Tommy Dooley (London, England) - See all my reviews
(TOP 50 REVIEWER)   
This review is from: In Darkness [DVD] (DVD)
This is based on the true story of Leopold Socha (Robert Wieckiewicz) who during war torn Poland worked as a sewer inspector in the Polish town of Lvov (it is now Ukrainian called Lviv). He supplemented his income by burglarising houses and selling the goods on the black market - this included many former houses of the Jews that had been sent to the ghettos or worse.

Then the Nazis come to take everyone, the Jews have anticipated this and had already seen the sewer as a sort of refuge. Socha and his accomplice have already seen this as a possible way to make money, so they strike a bargain with the Jews that in return for payment that they will be looked after. What started out as a money making scheme soon becomes something more for Socha as he sees the terrible events unfold as the war staggers to its ultimate conclusion. We also get to see the brutal effects of even `casual collaboration' and the arbitrary `justice' meted out by the occupiers.

This is a Polish, German and Canadian co production and is in Polish, German, Yiddish and Ukrainian so obviously is sub titled, but this should not put you off. All of the performances are compelling and the tension and fear is palpable through out. The creeping madness of being shut in a sewer for months is not covered up and the filth is omnipresent. One can only begin to imagine how horrific it must have been. Socha and his family were named as "Righteous among the Nations" by Yad Vashem in Israel for their efforts.

This is not a war film in the normal sense but is a tale of true heroism and suffering that is caused by war and is a brilliant compliment to the many new films that are being made about the struggles of ordinary people caught up in a war they did not understand and showing extraordinary ability to overcome the situations they are forced in - highly recommended.
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11 of 12 people found the following review helpful
4.0 out of 5 stars When Having a Conscience can be Dangerous., 29 Aug 2012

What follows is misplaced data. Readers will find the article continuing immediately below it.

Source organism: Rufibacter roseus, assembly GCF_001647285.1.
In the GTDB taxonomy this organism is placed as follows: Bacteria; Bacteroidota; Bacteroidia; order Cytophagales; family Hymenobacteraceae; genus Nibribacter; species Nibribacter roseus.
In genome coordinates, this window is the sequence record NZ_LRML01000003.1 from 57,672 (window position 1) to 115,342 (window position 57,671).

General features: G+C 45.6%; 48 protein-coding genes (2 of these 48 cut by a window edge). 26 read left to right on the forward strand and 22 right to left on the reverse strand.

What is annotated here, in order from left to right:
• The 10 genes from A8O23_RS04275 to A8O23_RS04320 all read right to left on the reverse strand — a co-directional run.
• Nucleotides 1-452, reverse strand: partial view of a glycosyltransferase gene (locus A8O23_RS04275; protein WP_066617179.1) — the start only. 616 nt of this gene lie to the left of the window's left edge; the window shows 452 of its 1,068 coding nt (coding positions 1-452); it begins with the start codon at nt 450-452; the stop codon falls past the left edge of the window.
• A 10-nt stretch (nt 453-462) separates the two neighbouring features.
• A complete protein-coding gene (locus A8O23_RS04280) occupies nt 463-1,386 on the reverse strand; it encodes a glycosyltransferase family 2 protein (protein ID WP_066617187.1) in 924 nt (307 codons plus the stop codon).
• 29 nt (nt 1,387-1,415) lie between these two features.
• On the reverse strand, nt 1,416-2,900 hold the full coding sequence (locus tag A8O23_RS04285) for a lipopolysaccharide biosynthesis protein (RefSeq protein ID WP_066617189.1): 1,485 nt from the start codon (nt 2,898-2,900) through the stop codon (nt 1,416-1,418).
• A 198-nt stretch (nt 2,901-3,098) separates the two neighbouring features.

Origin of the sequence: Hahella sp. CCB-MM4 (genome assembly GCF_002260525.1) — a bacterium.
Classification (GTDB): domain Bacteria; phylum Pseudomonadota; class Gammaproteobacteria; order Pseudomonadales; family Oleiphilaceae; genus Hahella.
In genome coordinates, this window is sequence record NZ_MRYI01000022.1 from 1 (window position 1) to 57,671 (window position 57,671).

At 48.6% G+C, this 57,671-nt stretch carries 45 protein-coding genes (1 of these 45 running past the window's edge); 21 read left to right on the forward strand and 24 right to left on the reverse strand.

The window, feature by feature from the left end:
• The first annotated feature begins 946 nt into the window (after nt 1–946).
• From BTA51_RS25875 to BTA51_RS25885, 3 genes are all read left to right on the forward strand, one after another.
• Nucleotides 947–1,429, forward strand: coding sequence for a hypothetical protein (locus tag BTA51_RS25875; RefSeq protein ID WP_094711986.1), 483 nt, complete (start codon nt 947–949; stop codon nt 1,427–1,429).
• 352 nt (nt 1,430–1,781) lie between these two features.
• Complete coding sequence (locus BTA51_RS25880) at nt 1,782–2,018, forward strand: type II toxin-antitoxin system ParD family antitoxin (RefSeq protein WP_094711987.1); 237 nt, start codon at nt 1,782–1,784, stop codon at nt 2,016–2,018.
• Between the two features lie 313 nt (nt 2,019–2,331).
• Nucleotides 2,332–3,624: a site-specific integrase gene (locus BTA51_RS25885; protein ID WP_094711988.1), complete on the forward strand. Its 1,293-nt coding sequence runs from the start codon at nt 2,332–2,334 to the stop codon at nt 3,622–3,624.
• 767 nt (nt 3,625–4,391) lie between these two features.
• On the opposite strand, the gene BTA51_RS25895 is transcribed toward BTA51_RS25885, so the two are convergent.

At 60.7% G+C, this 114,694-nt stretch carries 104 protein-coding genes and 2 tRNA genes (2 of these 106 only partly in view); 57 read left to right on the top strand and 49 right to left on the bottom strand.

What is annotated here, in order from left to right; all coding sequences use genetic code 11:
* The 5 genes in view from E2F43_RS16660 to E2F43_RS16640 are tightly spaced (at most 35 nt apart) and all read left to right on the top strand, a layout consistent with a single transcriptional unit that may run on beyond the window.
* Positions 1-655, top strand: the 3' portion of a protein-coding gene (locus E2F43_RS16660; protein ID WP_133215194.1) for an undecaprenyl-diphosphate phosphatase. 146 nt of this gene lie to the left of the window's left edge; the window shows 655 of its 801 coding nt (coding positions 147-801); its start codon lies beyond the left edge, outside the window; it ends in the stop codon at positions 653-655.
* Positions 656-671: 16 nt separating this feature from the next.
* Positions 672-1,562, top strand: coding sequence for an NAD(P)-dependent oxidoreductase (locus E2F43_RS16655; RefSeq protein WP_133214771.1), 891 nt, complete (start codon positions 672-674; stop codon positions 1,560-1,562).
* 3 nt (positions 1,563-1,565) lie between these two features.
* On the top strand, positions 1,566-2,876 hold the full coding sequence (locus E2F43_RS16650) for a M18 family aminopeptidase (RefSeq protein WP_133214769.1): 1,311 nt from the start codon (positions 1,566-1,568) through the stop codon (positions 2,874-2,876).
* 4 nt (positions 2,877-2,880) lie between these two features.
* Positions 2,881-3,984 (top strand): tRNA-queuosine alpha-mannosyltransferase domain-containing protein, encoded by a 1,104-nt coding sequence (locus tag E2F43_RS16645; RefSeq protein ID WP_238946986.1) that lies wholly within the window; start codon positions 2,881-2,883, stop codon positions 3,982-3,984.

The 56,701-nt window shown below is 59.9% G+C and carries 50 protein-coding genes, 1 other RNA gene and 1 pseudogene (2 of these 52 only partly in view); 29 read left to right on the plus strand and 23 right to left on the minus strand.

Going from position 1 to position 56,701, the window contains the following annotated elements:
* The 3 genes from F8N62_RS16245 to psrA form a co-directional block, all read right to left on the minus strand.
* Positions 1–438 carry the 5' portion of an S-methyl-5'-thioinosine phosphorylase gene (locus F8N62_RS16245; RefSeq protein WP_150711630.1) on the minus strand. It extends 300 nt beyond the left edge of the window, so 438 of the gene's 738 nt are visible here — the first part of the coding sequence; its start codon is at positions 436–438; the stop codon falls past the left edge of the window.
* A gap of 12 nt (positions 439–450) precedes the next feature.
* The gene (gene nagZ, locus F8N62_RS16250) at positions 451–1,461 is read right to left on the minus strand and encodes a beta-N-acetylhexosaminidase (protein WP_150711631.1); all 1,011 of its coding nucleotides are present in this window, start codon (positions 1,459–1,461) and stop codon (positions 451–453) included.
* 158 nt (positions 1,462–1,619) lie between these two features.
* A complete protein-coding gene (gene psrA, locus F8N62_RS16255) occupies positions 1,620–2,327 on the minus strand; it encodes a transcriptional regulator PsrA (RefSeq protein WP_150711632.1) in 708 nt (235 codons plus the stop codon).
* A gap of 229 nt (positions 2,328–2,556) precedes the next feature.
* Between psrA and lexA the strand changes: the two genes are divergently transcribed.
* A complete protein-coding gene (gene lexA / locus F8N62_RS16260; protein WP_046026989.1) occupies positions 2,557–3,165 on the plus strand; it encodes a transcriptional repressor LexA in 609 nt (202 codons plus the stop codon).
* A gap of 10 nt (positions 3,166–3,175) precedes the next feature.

By 
Bob Salter "Captain Spindrift" (Wiltshire, England) - See all my reviews
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This review is from: In Darkness [DVD] (DVD)
It is not every day that you see a performance so powerful that it can carry a film alone. In this case the film did not require much carrying. Robert Wieckiewicz plays the true character Leopold Socha a thief and burglar, skilled in the life of a sewer rat' who hides a group of jews for 14 months in the sewers under Nazi-occupied Lvov.(former Poland) His virtuoso portrayal of a rogue who develops a heart is up there with the brilliant performance of Karl Markovics in that fine film "The Counterfeiters", as Salomon Sorowitsch the concentration camp forger who also dangerously finds he has a well hidden heart. Neither film contains the rather false cloying, feelgood sentimentality that flawed Spielberg's "Schindlers List". This can make for tough viewing at times, but is always compelling, despite the fact that much footage is shot in the darkness of the sewers, or wherever it was!

Despite the sombre nature of the film it is actually more upbeat than Andrej Wajda's 1957 film "Kanal", where a group of Polish soldiers and guerillas take to the sewers after the heroic but doomed Warsaw uprising of 1944. That film contained few rays of future hope. Director Agnieszka Holland, who has been around for a while now, directs with just the right balance of horror and fear. The gradual awakening of a conscience in Socha is believable and well handled. Living in appalling conditions with the ever present threat of capture and immediate death must have been a nightmarish existence which she captures perfectly. The group has the inevitable arguments, as any group would in such claustrophobic circumstances. My favourite scene was when Socha's innocent daughter almost gives him away to one of the jew hunters. It was one of those hand over the face moments. Another scene of a childbirth in the depths of the sewers also makes you wince! There have been a lot of holocaust films made in recent years and this is certainly one of the better ones. But if you really want the most compelling work on the holocaust then you have to watch Claude Lanzmann's definitive documentary "Shoah". It is very very long, but you will be a better person for having watched it! Trust me on that one!